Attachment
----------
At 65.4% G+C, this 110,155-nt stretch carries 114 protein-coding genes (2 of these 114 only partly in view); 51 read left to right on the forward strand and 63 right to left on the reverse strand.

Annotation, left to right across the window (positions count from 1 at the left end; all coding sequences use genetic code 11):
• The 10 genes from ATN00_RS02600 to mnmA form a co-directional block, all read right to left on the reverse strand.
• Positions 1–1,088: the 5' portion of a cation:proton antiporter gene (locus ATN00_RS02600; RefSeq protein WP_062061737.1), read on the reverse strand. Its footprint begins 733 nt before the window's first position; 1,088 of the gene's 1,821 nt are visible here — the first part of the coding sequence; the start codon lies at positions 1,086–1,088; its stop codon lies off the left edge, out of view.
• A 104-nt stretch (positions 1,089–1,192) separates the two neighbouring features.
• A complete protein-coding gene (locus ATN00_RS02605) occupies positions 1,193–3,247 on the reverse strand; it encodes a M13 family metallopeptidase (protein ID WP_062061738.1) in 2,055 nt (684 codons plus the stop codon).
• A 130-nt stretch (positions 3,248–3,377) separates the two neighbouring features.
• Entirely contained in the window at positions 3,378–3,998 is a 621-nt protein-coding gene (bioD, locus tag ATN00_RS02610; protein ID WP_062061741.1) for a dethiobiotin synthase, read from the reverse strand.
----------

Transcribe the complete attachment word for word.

At 65.4% G+C, this 110,155-nt stretch carries 114 protein-coding genes (2 of these 114 only partly in view); 51 read left to right on the forward strand and 63 right to left on the reverse strand.

Annotation, left to right across the window (positions count from 1 at the left end; all coding sequences use genetic code 11):
• The 10 genes from ATN00_RS02600 to mnmA form a co-directional block, all read right to left on the reverse strand.
• Positions 1–1,088: the 5' portion of a cation:proton antiporter gene (locus ATN00_RS02600; RefSeq protein WP_062061737.1), read on the reverse strand. Its footprint begins 733 nt before the window's first position; 1,088 of the gene's 1,821 nt are visible here — the first part of the coding sequence; the start codon lies at positions 1,086–1,088; its stop codon lies off the left edge, out of view.
• A 104-nt stretch (positions 1,089–1,192) separates the two neighbouring features.
• A complete protein-coding gene (locus ATN00_RS02605) occupies positions 1,193–3,247 on the reverse strand; it encodes a M13 family metallopeptidase (protein ID WP_062061738.1) in 2,055 nt (684 codons plus the stop codon).
• A 130-nt stretch (positions 3,248–3,377) separates the two neighbouring features.
• Entirely contained in the window at positions 3,378–3,998 is a 621-nt protein-coding gene (bioD, locus tag ATN00_RS02610; protein ID WP_062061741.1) for a dethiobiotin synthase, read from the reverse strand.